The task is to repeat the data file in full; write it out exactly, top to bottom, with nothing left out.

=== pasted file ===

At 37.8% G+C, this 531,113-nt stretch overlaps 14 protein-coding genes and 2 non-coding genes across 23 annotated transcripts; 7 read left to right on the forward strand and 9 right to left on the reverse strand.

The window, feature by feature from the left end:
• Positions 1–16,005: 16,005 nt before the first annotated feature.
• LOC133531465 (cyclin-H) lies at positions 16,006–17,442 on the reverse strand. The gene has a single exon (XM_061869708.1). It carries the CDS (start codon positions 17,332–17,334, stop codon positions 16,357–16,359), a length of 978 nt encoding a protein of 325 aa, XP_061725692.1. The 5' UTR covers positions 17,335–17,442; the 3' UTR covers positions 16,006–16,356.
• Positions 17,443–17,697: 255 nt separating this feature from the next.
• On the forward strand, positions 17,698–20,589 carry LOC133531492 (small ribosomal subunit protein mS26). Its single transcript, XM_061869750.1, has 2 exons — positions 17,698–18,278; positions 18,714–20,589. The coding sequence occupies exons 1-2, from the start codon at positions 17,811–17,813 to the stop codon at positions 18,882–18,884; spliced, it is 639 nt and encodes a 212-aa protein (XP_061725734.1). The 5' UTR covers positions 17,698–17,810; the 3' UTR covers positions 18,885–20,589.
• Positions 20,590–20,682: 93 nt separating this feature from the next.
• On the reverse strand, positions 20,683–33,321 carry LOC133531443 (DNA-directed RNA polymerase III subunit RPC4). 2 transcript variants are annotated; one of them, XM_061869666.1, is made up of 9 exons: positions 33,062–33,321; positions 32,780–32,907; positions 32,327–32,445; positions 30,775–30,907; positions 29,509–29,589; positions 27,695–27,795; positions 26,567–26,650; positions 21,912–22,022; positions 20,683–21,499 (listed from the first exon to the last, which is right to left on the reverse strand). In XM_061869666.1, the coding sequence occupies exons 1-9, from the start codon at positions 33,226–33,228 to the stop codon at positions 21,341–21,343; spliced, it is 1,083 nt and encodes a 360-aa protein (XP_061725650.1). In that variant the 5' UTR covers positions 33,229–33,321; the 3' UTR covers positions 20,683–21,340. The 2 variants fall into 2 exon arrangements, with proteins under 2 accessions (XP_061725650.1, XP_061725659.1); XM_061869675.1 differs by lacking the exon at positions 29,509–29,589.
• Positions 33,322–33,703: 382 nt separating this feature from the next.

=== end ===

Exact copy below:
At 37.8% G+C, this 531,113-nt stretch overlaps 14 protein-coding genes and 2 non-coding genes across 23 annotated transcripts; 7 read left to right on the forward strand and 9 right to left on the reverse strand.

The window, feature by feature from the left end:
• Positions 1–16,005: 16,005 nt before the first annotated feature.
• LOC133531465 (cyclin-H) lies at positions 16,006–17,442 on the reverse strand. The gene has a single exon (XM_061869708.1). It carries the CDS (start codon positions 17,332–17,334, stop codon positions 16,357–16,359), a length of 978 nt encoding a protein of 325 aa, XP_061725692.1. The 5' UTR covers positions 17,335–17,442; the 3' UTR covers positions 16,006–16,356.
• Positions 17,443–17,697: 255 nt separating this feature from the next.
• On the forward strand, positions 17,698–20,589 carry LOC133531492 (small ribosomal subunit protein mS26). Its single transcript, XM_061869750.1, has 2 exons — positions 17,698–18,278; positions 18,714–20,589. The coding sequence occupies exons 1-2, from the start codon at positions 17,811–17,813 to the stop codon at positions 18,882–18,884; spliced, it is 639 nt and encodes a 212-aa protein (XP_061725734.1). The 5' UTR covers positions 17,698–17,810; the 3' UTR covers positions 18,885–20,589.
• Positions 20,590–20,682: 93 nt separating this feature from the next.
• On the reverse strand, positions 20,683–33,321 carry LOC133531443 (DNA-directed RNA polymerase III subunit RPC4). 2 transcript variants are annotated; one of them, XM_061869666.1, is made up of 9 exons: positions 33,062–33,321; positions 32,780–32,907; positions 32,327–32,445; positions 30,775–30,907; positions 29,509–29,589; positions 27,695–27,795; positions 26,567–26,650; positions 21,912–22,022; positions 20,683–21,499 (listed from the first exon to the last, which is right to left on the reverse strand). In XM_061869666.1, the coding sequence occupies exons 1-9, from the start codon at positions 33,226–33,228 to the stop codon at positions 21,341–21,343; spliced, it is 1,083 nt and encodes a 360-aa protein (XP_061725650.1). In that variant the 5' UTR covers positions 33,229–33,321; the 3' UTR covers positions 20,683–21,340. The 2 variants fall into 2 exon arrangements, with proteins under 2 accessions (XP_061725650.1, XP_061725659.1); XM_061869675.1 differs by lacking the exon at positions 29,509–29,589.
• Positions 33,322–33,703: 382 nt separating this feature from the next.